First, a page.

I constantly revise. I have edits that I’ve written into reading copies of my books. My practice tends to favour a lot of free-writing to generate material. I then set to work shaping that material, breaking it down, and then expanding upon it. Substantial editing seems to only come in close to the end once I’ve determined what the overall structure of the book will be.

6. How did your relationship with Dionne Brand form?

She was the poetry instructor at the University of Guelph in the creative writing master’s program, and I was fortunate to take two workshops with her. When she was appointed to the poetry editorial board at McClelland & Stewart she asked to see a manuscript based on the material I had composed during her classes. Amazingly, she was in support of it, and it was approved for acceptance by the full editorial board. I was also fortunate to have Dionne as my editor for this last book.

In general, my writing practice is informed by the concept of “two-eyed seeing” in which both Indigenous and Western perspectives are represented. I hope that my work speaks to all people.

7. As a poet, are you conscious at all of how accessible your work is to readers? In other words, does the reader influence how you write, or do you see writing poetry as a solitary meditation that one does for themselves?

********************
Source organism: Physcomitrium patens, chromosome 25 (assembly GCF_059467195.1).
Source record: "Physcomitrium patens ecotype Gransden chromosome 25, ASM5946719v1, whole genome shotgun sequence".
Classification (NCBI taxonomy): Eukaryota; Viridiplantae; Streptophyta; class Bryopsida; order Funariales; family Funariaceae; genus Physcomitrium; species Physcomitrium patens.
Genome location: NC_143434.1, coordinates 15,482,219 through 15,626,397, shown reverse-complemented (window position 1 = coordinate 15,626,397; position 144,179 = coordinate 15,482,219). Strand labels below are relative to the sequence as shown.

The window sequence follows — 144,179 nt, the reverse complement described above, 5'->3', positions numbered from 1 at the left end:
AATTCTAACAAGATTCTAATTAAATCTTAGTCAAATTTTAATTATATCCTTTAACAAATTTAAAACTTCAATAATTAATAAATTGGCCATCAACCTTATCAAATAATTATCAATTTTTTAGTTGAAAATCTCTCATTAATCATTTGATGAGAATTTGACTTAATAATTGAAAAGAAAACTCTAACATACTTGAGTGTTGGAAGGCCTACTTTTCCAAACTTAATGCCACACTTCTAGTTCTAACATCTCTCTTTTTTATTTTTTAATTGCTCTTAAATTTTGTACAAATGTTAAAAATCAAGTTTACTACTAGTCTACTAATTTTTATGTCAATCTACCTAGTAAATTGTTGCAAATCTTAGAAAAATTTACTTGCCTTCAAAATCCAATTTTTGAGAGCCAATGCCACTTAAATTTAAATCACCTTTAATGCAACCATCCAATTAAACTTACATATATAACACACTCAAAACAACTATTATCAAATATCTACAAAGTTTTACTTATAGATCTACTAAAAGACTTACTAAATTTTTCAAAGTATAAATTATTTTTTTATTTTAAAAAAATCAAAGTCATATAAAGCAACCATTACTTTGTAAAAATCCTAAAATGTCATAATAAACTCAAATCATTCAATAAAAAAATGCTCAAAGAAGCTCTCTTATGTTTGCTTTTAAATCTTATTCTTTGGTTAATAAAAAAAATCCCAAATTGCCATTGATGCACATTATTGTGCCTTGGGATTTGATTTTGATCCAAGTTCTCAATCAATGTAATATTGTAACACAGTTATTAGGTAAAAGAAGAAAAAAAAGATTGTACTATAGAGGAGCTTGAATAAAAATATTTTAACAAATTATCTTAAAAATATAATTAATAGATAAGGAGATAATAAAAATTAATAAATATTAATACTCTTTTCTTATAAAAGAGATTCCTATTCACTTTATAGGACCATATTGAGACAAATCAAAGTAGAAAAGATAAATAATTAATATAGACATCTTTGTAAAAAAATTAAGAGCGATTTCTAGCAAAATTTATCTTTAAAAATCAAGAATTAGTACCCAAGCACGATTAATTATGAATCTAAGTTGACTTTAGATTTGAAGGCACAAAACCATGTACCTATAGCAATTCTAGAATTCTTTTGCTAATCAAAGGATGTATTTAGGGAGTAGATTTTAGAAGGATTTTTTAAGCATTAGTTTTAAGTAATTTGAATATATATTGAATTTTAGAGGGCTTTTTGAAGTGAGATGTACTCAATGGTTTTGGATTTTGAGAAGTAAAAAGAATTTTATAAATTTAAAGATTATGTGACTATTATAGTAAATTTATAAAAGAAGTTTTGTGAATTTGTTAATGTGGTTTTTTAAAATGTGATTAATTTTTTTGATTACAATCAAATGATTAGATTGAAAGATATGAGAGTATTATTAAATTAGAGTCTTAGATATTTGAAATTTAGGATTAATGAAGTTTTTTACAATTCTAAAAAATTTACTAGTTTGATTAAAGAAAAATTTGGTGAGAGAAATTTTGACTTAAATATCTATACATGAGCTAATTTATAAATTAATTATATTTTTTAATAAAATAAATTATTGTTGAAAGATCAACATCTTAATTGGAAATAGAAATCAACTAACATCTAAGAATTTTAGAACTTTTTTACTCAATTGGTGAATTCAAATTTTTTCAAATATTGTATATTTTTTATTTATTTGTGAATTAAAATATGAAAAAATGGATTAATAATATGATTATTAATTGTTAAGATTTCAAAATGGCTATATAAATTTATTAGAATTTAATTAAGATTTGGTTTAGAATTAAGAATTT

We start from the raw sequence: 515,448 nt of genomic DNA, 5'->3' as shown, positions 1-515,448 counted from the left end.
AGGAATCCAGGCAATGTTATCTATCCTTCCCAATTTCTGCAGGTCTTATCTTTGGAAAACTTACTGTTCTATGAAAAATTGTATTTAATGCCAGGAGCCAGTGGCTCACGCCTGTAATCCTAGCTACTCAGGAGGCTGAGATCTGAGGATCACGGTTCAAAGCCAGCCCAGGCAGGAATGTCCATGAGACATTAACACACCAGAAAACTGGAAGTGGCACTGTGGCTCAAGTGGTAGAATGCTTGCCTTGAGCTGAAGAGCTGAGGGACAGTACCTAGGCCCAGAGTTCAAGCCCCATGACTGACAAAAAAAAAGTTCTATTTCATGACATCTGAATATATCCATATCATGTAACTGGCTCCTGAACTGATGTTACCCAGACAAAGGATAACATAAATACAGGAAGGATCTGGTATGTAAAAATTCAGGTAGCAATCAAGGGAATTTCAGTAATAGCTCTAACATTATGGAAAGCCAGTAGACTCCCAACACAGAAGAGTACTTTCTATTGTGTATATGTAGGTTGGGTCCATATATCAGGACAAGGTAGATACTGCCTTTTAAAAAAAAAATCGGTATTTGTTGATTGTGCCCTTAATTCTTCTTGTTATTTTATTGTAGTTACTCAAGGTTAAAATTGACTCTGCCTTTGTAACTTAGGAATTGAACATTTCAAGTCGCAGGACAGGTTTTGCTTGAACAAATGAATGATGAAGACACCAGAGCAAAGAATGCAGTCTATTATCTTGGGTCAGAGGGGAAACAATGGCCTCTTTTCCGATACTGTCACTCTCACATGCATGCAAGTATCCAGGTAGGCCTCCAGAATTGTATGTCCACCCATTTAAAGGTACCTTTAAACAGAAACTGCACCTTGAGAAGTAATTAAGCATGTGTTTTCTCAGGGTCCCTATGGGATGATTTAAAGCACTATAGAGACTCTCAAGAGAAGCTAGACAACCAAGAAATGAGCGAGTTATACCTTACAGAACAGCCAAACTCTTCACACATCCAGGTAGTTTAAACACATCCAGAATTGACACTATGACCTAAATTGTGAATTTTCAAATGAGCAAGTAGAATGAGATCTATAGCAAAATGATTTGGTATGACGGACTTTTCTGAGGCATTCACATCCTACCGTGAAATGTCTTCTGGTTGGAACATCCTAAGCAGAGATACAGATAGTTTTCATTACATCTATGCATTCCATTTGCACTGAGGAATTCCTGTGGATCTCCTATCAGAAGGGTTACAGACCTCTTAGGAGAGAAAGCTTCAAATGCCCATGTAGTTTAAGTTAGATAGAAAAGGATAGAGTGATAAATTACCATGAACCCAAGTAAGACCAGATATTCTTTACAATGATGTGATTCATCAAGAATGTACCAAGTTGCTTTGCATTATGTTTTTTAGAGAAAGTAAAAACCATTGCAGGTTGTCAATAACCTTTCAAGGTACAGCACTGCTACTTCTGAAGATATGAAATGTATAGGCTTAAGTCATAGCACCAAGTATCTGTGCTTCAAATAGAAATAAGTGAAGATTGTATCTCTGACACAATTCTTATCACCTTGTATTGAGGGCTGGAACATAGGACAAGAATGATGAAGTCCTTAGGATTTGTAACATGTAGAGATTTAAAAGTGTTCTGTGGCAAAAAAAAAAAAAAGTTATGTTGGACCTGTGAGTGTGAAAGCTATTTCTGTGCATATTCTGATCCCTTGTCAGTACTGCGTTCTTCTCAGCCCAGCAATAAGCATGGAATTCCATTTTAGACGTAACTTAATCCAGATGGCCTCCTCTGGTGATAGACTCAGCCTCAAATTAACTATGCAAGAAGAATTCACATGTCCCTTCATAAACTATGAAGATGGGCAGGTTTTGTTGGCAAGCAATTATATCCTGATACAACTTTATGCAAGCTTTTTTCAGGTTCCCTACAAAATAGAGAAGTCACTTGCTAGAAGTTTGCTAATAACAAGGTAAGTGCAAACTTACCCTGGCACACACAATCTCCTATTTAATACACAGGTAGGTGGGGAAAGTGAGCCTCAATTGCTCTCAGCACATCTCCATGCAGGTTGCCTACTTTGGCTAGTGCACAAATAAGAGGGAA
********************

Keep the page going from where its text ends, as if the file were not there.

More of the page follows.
My view of poetry is that all of it is accessible and that any reader’s experience or interpretation of a poem is valid. I came to an understanding though that not everyone views poetry this way and many readers turn to poetry for recognition and reflection and desire a firm scaffolding or point-of-access to do so.

In my second book I experimented with direct address and narrative as a way to speak directly to readers about my own lived experiences as opposed to my first book where I was more interested in the materiality of language.

8. Leanne Betasamosake Simpson refers to what she calls “coded disruption” as an artistic practice to speak to multiple audiences and “disrupt the noise of colonialism”. Would you say that you’re cognizant, as a writer, of how what you’re creating will be interpreted by Indigenous versus non-Indigenous audiences?

In my latest book I elected to use Anishinaabemowin without the aid of a direct English translation, as I had done in my first book. This was a way of speaking directly to language speakers but also to English-speakers as any word’s translation could be deduced from context.

In general, my writing practice is informed by the concept of “two-eyed seeing” in which both Indigenous and Western perspectives are represented. I hope that my work speaks to all people, and that any person could find recognition, inquiry, or inspiration from what I have written.

About the author: Kieran Kalls Rice is a writer of Coast Salish and Scottish-Canadian descent who is currently an undergraduate student at the University of Toronto’s Indigenous Studies and English programs.